A brew of state activity, federal inaction, industry interests, and environmental concerns is bubbling over in response to public demands for more information about the chemicals used in hydraulic fracturing. Fueling the debate is the oil and gas industry’s refusal to reveal the identity of the substances in fracking fluids.
Fracking, an unconventional oil and gas recovery method, involves injecting large volumes of fluid deep underground to break up tight rock formations to extract hydrocarbons. Composed of about 90% water, 10% proppant—sand or other particulate matter—and less than 1% assorted chemical additives, the fracking fluid that oil and gas drillers use varies in composition depending on the recovery method and underlying geologic formations.
Rules governing the hydraulic fracturing method for drilling natural gas are expected to take effect Tuesday, creating the potential for drilling to start later in the year.
The set of 120 rules that govern issues including well construction, water testing and buffer zones was developed by the state Mining and Energy Commission over nearly two years and approved in December by a separate state panel.
A state panel may opt out of its mandate to draft its own rules regulating air pollution from fracking operations, under legislation that quickly cleared the state Senate on Monday mostly with Republican support and was signed by Gov. Pat McCrory.
A provision in the bill requires that the N.C. Environmental Management Commission establish air pollution rules only if it deemed inadequate existing federal and state rules on air emissions that come from a shale-gas drilling method known as fracking, altering a mandate established by the General Assembly in 2012. Under the mandate, the environmental commission must draft its own air-pollution rules dealing with fracking.
It’s been seven years since state geologists set off visions of a shale gas boom here by publicizing an energy jackpot that awaits a prospecting army of truckers, drillers and roustabouts.
Now, after rounds of legislative maneuvering, North Carolina is set to become the nation’s 34th fracking state when new drilling rules go into effect Tuesday, marking the end of the state’s longstanding moratorium on hydraulic fracturing.
As policy dilemmas go, the one triggered when Denton voters decided last fall to ban hydraulic fracturing in their city looked like a whopper: The oil and gas industry versus local control — two things Texas holds dear — in intractable opposition. There seemed little doubt lawmakers would weigh in upon their return to Austin.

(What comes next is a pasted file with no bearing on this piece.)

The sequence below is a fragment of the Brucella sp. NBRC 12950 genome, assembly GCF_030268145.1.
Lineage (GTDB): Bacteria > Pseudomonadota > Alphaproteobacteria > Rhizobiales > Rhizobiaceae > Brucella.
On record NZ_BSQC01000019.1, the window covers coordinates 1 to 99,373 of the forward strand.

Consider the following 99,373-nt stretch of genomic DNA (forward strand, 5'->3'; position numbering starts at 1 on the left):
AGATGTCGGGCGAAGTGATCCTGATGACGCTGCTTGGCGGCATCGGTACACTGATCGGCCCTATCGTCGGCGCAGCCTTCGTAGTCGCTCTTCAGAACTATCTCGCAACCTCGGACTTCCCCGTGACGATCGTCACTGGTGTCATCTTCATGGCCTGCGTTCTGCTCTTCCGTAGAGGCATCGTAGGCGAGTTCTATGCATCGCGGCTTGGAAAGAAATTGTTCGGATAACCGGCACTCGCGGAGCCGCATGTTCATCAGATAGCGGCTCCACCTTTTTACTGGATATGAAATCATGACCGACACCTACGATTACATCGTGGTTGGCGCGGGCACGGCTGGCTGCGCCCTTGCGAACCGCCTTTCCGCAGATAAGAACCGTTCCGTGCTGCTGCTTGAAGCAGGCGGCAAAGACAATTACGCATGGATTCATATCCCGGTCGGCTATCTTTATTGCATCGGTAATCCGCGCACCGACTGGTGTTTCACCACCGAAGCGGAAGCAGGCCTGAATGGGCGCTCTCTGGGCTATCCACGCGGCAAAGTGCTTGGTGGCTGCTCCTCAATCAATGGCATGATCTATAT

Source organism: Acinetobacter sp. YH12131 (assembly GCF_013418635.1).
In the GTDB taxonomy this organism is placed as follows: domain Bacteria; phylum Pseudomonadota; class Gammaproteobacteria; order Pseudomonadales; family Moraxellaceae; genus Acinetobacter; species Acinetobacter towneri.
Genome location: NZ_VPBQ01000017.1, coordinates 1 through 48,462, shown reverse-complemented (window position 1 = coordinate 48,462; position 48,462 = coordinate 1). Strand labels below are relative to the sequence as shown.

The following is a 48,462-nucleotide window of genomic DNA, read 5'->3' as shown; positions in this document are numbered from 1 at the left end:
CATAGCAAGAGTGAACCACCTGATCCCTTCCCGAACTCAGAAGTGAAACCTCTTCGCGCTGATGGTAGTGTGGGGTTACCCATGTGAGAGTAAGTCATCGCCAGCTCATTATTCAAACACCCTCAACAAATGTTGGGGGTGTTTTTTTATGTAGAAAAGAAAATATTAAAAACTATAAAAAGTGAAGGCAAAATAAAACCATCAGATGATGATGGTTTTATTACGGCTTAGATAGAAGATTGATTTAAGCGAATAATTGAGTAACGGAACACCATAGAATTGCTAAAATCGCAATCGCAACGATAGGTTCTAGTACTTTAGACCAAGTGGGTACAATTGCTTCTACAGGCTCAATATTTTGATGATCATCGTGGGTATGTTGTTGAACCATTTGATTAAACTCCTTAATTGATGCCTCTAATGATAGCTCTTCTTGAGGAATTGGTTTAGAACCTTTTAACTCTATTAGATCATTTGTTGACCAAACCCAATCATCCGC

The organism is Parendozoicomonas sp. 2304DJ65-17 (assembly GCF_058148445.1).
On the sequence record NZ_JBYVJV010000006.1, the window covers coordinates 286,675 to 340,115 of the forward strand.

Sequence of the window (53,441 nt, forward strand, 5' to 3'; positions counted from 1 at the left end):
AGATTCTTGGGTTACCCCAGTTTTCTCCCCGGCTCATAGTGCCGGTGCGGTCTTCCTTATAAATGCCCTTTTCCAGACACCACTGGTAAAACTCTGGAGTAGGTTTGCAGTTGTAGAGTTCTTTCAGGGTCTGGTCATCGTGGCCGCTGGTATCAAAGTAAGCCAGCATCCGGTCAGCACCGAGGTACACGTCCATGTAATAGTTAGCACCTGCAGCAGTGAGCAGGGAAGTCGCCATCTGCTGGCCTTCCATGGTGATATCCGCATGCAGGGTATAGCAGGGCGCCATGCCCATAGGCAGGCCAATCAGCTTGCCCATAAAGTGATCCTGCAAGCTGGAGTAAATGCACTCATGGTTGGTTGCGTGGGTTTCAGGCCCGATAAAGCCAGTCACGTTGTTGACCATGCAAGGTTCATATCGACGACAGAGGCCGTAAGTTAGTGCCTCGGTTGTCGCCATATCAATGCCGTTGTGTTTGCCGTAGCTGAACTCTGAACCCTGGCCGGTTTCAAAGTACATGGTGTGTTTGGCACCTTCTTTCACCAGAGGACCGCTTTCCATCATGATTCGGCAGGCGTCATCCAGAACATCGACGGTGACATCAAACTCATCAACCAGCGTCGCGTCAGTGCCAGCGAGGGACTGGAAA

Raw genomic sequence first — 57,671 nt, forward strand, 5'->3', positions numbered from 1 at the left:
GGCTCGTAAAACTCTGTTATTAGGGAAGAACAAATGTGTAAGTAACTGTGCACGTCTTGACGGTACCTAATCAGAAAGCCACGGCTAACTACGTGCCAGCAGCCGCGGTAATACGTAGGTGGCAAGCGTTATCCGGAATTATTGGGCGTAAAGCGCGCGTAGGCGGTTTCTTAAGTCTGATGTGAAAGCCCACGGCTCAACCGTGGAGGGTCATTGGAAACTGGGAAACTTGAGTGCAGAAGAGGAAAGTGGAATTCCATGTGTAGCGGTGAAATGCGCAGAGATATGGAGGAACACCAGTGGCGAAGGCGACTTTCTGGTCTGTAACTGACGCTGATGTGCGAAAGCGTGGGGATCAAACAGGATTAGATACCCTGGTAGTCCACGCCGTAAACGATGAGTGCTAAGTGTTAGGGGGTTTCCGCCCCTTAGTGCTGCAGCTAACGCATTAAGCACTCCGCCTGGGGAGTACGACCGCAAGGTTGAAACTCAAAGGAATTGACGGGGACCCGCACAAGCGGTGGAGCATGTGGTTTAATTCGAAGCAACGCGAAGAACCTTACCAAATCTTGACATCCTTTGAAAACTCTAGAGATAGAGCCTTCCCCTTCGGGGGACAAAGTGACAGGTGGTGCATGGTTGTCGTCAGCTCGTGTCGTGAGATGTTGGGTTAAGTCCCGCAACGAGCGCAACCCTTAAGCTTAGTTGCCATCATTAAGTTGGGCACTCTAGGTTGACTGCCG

But four months after the North Texas city’s historic vote, top state lawmakers don’t appear to be scratching their heads. Petroleum is winning hands down, and local control appears headed for a beating.
Dozens of worried parents have joined together in protest over plans for shale gas ‘fracking’ near the school their children attend.
Parents at Weeton St Michael’s have launched a petition to try to halt plans for the gas drilling site at Little Plumpton.
Nelson and Augusta County landowners have joined together once again, forming a new campaign against Dominion’s proposed natural gas pipeline.
Tom Harvey, a Nelson County landowner, is a part of the new ‘All Pain, No Gain’ campaign, joining together with groups like Friends of Nelson, and the Augusta County Alliance.
The U.S. Forest Service extended the comment period on whether portions of the Jefferson National Forest can be surveyed for a possible pipeline route.
A special-use permit would be required before surveying could be done in the national forest for the proposed Mountain Valley Pipeline.
Vancouver resident Eric LaBrant told a panel of lawmakers on Monday the home he shares with his two children, Carissa and Phoenix, is a block from the rail yard and less than a mile from two proposed crude-by-rail oil terminals.
“I’m asking you to think hard about our names and faces as you consider the transport of explosive commodities through our state,” LaBrant testified in Olympia.
Proposed rules for trains carrying oil across Washington don’t put enough responsibility on the railroads and should include oil pipelines, a Spokane city councilman told a House committee Monday.
But some of the proposed rules to increase the number of workers on each train could run afoul of federal laws and negotiated labor contracts, railroad officials warned the House Environment Committee.
Amid growing concern about oil train derailments — including on trains journeying through Philadelphia to refineries on the south side of town — U.S. Sen. Bob Casey on Monday announced his backing for a bill that would give streamline training for emergency crews expected to deal with any disaster.
AP reports Casey is backing the RESPONSE Act, introduced by U.S. Sen. Heidi Heitkamp, a North Dakota Democrat. “The bill would provide training for firefighters in their home communities and at a federal facility in Pueblo, Colorado, connect small departments to experts in combating hazardous materials leaks and fires, and create a national database to track train incidents,” the wire service says.
LOOKING AT so many spectacular crude oil train explosions, including recent conflagrations in West Virginia and Illinois, Pennsylvanians have good reason to wonder when disaster will strike here.
And we do mean “when” – not “if.”
Because there are so many oil trains heading from North Dakota’s booming oil fields to Philadelphia-area refineries – some 60 to 70 a week – each carrying such easily combustible cargo, in tank cars that routinely rupture upon derailment, a catastrophe somewhere in the state is almost inevitable.